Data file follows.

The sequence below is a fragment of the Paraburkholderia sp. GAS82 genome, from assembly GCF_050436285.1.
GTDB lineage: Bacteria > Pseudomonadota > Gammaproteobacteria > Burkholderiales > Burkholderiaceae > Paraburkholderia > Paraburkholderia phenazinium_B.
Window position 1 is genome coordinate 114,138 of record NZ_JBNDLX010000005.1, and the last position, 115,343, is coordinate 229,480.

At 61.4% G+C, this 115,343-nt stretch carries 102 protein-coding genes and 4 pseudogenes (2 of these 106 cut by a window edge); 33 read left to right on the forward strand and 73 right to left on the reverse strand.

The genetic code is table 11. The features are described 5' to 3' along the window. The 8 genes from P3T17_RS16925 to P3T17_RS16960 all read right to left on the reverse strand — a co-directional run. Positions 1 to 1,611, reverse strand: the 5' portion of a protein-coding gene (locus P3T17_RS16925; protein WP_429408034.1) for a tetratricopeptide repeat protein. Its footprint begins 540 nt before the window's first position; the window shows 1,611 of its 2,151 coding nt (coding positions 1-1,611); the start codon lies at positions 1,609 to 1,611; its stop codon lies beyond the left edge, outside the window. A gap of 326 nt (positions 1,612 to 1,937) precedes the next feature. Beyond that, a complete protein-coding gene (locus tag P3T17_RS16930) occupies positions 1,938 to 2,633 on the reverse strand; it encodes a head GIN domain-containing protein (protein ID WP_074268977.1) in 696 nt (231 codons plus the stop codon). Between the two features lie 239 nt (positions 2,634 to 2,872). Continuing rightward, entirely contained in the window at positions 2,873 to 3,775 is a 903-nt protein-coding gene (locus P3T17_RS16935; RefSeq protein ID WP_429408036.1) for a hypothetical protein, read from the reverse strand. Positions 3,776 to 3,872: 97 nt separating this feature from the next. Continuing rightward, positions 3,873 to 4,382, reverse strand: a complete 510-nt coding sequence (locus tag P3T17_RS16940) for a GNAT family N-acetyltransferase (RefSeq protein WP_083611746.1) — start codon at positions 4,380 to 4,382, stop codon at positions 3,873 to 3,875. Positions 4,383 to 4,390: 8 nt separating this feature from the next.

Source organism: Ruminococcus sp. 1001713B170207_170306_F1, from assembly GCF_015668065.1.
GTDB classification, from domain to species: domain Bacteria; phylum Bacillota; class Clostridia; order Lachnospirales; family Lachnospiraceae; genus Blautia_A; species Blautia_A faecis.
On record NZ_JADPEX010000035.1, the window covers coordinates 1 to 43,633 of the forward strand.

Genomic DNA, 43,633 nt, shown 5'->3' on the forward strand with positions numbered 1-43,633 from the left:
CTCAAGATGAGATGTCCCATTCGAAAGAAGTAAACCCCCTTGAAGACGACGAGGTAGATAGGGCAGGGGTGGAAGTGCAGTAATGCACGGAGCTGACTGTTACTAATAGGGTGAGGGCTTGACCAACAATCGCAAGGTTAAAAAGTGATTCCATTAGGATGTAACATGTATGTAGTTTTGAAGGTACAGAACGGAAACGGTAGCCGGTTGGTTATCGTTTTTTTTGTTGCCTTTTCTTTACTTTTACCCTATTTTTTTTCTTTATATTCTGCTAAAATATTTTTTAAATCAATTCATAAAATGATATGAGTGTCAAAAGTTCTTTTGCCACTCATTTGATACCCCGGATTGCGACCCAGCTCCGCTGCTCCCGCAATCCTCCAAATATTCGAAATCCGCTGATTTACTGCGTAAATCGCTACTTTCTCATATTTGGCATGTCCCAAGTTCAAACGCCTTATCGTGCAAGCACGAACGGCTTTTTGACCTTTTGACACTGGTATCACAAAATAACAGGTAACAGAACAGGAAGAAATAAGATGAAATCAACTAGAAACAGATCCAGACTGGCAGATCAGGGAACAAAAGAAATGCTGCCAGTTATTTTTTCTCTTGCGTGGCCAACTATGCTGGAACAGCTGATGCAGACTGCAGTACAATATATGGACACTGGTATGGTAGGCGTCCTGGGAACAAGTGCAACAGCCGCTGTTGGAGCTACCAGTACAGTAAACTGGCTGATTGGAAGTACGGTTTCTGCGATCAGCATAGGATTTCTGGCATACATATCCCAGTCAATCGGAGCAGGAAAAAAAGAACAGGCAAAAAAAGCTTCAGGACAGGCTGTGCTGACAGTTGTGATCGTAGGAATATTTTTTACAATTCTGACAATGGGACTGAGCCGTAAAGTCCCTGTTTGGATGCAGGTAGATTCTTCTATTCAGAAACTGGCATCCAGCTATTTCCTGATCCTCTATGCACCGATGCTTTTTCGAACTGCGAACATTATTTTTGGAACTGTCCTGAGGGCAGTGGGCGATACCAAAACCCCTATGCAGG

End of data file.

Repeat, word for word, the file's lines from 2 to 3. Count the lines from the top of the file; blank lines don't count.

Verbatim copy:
GTDB lineage: Bacteria > Pseudomonadota > Gammaproteobacteria > Burkholderiales > Burkholderiaceae > Paraburkholderia > Paraburkholderia phenazinium_B.
Window position 1 is genome coordinate 114,138 of record NZ_JBNDLX010000005.1, and the last position, 115,343, is coordinate 229,480.